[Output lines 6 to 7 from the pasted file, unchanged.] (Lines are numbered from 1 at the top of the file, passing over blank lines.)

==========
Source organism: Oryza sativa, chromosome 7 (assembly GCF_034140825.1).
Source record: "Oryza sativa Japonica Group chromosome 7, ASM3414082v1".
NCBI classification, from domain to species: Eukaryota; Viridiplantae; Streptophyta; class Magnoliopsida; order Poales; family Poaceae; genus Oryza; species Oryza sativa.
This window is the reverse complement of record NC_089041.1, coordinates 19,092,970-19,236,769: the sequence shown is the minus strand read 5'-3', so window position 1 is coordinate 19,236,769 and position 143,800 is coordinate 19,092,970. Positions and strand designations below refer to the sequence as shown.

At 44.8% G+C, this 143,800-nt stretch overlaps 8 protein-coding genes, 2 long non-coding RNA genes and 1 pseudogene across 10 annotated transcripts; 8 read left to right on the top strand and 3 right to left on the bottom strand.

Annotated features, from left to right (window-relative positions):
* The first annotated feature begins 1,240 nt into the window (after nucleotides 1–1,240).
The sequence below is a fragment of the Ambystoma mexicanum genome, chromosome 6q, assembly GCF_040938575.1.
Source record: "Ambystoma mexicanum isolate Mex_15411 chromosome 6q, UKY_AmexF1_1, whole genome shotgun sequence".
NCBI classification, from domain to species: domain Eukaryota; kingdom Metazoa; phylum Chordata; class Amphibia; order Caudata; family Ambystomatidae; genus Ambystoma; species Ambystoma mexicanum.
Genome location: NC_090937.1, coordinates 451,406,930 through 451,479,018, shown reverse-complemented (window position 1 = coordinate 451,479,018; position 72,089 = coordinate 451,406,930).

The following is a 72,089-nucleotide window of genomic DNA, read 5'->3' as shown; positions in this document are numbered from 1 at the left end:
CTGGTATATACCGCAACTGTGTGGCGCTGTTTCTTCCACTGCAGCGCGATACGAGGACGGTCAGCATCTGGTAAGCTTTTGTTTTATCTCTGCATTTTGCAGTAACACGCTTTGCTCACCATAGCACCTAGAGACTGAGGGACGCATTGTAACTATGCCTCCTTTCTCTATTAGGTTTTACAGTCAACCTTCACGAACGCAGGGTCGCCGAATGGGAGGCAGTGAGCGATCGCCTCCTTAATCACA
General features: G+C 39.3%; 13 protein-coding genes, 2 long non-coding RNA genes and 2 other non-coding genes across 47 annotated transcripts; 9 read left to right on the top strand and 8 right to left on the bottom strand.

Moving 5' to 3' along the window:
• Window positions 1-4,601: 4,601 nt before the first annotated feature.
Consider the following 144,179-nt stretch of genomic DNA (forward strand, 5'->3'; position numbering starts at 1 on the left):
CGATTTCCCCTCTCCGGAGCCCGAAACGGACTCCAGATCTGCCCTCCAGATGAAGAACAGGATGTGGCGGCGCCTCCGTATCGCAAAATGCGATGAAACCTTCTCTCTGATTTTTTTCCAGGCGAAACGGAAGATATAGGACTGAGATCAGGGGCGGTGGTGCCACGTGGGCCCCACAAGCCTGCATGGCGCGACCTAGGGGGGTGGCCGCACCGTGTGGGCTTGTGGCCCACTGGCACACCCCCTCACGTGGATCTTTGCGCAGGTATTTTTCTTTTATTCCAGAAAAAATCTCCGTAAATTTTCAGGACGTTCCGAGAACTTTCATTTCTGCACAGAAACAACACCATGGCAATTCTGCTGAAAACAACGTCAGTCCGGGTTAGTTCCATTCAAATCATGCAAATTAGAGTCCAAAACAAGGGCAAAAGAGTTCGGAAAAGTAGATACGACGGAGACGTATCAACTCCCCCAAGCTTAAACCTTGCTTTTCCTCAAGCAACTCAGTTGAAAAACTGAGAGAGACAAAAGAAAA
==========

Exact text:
Annotated features, from left to right (window-relative positions):
* The first annotated feature begins 1,240 nt into the window (after nucleotides 1–1,240).